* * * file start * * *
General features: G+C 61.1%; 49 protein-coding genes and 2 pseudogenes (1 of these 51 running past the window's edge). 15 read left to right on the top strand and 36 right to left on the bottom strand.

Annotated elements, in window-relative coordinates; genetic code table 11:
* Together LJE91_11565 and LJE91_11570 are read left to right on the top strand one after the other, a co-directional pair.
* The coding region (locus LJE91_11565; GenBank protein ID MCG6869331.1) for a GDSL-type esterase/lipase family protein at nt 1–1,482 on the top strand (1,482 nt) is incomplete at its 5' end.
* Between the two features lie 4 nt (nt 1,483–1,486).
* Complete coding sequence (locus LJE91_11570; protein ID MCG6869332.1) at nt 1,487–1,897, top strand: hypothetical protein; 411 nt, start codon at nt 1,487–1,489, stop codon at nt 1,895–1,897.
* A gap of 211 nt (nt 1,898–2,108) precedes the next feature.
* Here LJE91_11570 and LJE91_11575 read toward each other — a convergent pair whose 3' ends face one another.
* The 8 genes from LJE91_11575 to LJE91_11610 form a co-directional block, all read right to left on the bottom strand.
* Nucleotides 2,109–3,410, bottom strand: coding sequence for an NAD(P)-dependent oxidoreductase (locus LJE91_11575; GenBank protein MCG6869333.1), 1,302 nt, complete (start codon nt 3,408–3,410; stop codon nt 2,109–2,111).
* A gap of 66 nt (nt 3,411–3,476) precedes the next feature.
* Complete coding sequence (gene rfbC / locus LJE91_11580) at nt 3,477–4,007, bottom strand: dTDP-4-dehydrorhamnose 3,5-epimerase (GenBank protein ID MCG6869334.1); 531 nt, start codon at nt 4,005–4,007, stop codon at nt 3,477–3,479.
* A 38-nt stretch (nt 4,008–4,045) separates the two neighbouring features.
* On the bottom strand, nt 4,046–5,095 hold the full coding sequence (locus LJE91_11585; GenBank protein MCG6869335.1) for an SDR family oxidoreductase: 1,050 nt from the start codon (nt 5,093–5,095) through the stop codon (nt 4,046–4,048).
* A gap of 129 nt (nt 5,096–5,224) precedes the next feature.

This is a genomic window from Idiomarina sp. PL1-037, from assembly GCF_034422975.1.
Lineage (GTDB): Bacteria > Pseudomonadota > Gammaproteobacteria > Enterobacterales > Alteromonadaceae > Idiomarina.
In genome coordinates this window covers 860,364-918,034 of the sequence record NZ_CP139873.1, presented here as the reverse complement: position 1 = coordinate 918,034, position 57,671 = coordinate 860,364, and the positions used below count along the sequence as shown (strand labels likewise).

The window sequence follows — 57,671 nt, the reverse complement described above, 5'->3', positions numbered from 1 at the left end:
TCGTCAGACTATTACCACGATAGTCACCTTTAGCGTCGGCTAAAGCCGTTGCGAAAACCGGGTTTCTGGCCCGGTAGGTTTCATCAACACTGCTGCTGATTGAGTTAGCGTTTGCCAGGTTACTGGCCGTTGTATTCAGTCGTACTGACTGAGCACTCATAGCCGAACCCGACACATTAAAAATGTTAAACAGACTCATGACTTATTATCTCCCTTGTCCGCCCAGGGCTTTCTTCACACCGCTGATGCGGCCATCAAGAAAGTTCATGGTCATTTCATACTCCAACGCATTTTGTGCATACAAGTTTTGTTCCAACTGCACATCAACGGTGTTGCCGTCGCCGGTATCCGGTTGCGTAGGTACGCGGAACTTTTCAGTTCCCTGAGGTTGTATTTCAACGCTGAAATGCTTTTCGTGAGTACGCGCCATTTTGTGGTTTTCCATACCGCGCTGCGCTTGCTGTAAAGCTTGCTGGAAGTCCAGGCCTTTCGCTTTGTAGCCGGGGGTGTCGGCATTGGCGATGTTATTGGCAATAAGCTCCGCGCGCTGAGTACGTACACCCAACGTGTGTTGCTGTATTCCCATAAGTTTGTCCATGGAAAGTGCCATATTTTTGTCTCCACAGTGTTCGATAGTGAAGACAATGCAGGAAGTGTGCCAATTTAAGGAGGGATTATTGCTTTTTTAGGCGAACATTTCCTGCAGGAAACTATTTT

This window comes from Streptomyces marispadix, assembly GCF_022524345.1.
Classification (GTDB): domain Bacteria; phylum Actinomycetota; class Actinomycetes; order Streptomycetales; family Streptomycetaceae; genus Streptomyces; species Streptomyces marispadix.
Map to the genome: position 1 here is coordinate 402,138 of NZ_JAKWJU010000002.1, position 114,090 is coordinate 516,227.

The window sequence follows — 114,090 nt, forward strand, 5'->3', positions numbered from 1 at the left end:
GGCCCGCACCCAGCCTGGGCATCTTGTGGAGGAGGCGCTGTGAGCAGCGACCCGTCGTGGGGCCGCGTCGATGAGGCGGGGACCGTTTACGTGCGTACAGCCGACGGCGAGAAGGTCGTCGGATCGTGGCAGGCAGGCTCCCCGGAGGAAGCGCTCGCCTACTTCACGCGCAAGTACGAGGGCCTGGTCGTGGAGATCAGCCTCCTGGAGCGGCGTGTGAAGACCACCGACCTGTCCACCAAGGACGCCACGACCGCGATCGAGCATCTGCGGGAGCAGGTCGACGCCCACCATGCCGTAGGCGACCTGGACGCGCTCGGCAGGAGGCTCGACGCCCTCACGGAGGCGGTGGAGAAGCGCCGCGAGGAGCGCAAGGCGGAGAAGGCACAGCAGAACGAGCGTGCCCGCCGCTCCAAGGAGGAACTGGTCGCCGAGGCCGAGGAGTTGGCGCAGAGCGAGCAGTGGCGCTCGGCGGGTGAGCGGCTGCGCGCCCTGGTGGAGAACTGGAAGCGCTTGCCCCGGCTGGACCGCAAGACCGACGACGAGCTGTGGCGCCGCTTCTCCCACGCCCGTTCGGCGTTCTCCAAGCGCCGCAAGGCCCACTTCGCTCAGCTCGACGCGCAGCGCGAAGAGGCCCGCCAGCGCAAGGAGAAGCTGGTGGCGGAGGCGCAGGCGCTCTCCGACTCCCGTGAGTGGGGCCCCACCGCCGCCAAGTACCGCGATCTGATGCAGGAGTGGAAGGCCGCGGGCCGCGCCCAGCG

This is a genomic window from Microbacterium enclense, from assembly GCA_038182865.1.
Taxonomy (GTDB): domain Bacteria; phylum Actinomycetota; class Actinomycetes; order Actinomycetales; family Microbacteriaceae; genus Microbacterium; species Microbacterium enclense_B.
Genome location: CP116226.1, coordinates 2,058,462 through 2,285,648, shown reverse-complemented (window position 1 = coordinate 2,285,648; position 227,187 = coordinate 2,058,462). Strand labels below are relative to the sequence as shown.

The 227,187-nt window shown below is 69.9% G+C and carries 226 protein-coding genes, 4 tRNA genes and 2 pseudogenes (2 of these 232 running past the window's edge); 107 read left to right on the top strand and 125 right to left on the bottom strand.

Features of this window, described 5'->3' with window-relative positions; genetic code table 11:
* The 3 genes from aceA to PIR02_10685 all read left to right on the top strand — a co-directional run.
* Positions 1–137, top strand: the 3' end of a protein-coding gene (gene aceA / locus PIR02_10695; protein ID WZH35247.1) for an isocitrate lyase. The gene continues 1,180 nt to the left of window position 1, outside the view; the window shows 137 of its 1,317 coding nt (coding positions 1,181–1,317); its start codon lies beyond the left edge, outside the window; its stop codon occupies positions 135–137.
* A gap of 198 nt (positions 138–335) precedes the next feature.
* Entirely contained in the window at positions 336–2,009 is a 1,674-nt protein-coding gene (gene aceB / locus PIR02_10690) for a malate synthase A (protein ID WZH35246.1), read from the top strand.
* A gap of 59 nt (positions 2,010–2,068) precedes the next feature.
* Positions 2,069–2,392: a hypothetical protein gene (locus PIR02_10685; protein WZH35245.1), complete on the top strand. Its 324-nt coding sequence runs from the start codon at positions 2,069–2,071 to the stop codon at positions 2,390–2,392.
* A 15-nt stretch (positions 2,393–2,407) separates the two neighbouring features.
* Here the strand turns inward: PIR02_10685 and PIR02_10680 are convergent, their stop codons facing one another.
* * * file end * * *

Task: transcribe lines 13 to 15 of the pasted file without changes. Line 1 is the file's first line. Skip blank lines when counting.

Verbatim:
* A 38-nt stretch (nt 4,008–4,045) separates the two neighbouring features.
* On the bottom strand, nt 4,046–5,095 hold the full coding sequence (locus LJE91_11585; GenBank protein MCG6869335.1) for an SDR family oxidoreductase: 1,050 nt from the start codon (nt 5,093–5,095) through the stop codon (nt 4,046–4,048).
* A gap of 129 nt (nt 5,096–5,224) precedes the next feature.